Catalan Screenings frame 14 titles

PARIS — “Dead Perros,” “I Want to Be a Soldier” and “Black Bread” proved the biggest draws at the 2nd Catalan Screenings in Paris.

Showcasing a spread of Catalan pics, recently made or in the making, the screenings ran Nov. 18-19. Staged strategically in Paris, the screenings attracted a score or more of Gallic sales agents or indie distributors. Companies attending included Wild Bunch, Elle Driver, Coach 14, M6-Video, TF1, ARP, Diaphana, Swift, Arte, France Televisions Distributions, Chrysalis and Colifilms.

Seen in a two-minute teaser, “Perros” had Spanish heartbeat Hugo Silva on a Western set in Almeria, shotgun in hand, facing off in classic shoot-out style with a gaggle of zombie tykes. Directed by Koldo Serra, rolling June, and set to a rumba soundtrack by Los Chunguitos (“Deprisa, Deprisa”), “Perros” had some execs salivating at distrib prospects.

Sold by L.A.’s Epic Distribution, English-language “Soldier” attracted the strongest turnout of mainstream distribs. Pic tells the story of Alex, an average 8 year old who develops a morbid fascination with images portraying violence. Pic won Rome fest’s Alice in the City prize last month.

“Bread,” which is being repped internationally by Beta, attracted a distinctly more classic arthouse crowd for a painterly if bleak, rural rites-of-passage tale set in post Civil War Spain.

Of other unseen or little-seen screeners, two had a particular impact: “The Door of No Return” and “Yellow.”

The second feature from Santiago Zannou (“One Hand Trick”), the powerfully scored and performed docu feature “Door” follows Zannou’s real life father Alphonse as he returns to his African homeland after 40 years abroad.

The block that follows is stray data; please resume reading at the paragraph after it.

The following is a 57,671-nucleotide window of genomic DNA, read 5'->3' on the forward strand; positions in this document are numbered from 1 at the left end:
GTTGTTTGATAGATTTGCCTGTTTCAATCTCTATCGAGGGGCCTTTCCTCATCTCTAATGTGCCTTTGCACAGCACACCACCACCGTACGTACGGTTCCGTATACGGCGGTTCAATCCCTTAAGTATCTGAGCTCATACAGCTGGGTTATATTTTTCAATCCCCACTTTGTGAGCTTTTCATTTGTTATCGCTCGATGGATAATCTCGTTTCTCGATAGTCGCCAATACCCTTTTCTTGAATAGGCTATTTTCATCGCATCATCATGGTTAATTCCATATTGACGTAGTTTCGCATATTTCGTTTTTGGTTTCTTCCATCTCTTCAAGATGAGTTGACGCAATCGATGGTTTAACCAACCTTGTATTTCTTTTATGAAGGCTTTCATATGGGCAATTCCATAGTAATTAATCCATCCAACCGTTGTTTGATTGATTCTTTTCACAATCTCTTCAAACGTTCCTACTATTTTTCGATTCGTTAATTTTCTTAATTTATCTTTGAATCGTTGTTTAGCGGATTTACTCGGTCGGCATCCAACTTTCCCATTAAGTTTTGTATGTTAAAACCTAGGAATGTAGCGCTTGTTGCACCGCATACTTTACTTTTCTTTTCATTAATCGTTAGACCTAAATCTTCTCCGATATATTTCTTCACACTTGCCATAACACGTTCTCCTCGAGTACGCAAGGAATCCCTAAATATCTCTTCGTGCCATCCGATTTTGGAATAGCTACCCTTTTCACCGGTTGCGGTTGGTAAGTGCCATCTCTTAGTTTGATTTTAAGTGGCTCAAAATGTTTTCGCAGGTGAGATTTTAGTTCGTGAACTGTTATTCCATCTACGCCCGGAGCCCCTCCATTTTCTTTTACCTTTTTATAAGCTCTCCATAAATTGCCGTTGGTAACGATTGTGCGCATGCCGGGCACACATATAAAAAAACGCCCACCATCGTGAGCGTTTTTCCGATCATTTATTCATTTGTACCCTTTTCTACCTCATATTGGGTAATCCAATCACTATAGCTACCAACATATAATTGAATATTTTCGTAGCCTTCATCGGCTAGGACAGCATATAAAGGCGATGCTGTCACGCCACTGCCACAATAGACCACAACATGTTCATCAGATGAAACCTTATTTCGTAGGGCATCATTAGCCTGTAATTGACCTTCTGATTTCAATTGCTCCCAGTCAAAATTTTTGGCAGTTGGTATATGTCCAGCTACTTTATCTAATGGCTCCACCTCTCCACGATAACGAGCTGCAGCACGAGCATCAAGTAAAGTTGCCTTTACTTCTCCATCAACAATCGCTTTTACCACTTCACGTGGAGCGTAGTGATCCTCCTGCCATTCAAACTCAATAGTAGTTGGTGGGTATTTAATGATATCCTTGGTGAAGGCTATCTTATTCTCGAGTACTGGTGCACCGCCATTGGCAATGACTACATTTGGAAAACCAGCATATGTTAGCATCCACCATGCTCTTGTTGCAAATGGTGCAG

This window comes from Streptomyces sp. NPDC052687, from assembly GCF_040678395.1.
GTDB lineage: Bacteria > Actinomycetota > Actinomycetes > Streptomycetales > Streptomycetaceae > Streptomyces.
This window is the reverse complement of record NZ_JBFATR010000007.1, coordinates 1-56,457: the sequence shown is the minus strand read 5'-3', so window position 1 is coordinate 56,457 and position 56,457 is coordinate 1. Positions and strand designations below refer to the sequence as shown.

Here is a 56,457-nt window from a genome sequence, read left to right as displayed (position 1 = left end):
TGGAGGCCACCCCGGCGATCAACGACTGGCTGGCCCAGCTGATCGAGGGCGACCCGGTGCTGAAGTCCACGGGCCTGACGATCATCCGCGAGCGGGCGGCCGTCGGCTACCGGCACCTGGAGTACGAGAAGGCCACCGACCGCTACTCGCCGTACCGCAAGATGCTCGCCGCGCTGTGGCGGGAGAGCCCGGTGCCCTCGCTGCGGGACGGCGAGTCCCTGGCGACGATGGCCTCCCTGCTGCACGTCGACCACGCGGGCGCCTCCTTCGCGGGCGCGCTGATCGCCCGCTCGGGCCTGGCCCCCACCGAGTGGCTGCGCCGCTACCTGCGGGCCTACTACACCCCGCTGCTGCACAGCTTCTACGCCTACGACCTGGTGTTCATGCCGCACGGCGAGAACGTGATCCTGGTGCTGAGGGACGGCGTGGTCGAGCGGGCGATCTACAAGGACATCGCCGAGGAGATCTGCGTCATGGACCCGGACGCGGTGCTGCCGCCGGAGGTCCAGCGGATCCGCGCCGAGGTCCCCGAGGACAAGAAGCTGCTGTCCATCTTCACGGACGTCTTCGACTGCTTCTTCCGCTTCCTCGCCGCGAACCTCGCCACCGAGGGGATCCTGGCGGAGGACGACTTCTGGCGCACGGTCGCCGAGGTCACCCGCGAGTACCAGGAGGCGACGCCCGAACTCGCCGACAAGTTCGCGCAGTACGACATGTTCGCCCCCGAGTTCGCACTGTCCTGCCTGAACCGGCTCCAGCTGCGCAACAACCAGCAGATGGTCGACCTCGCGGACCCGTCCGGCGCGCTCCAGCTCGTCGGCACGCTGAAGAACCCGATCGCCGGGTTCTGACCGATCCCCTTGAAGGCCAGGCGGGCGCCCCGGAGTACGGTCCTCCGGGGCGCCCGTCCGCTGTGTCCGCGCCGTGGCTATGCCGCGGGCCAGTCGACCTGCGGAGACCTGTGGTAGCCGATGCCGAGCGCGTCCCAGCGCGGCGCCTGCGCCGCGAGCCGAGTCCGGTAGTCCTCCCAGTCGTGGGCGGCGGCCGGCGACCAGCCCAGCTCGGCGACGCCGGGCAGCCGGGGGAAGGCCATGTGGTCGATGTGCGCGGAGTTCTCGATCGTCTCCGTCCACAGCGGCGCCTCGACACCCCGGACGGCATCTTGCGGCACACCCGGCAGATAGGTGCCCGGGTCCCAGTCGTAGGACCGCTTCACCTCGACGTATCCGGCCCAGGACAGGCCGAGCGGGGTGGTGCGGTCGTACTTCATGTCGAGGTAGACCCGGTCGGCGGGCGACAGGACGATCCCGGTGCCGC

“Door” explores the flipside of immigration: the guilt felt by immigrants at having abandoned their loved ones, Zannou said in Paris.

The Filmax Intl.-sold “Yellow,” Catalan cinematographer Xavi Gimenez’s directorial deb, also packs a powerful emotional punch in a Spanish work camp thriller, bracketed by a father-son reconciliation drama.

Of teasers, producer Luisa Matienzo presented two minutes of “Double Steps,” from Isaki Lacuesta (“The Damned,” “The Legend of Time”).

Boasting stunning shots of Mali, the genre-blending fiction feature started as a combat-turned-quest pic, then segued into Spaghetti Western. Given its director’s credentials, it looks obvious fest fare.

Antoni Badimon revealed a 90-second trailer for the first pic from new production shingle Baditri 2005, Jordi Roige’s thriller reboot of Shakespeare’s “Hamlet,” relocated to a chic, contempo city.

Catalan Screenings pics ran the gamut from the “Stand By Me”-ish “Heroes,” from Luis de Val’s Media Pics, to “The Night Elvis Died,” Oriol Ferrer’s droll choral theater-set dramedy, and Daniel Villamediana’s “The Life Sublime,” a worthy addition to one kind of cinema — minimalist plot, superb lensing — in which Catalan cinema excels.

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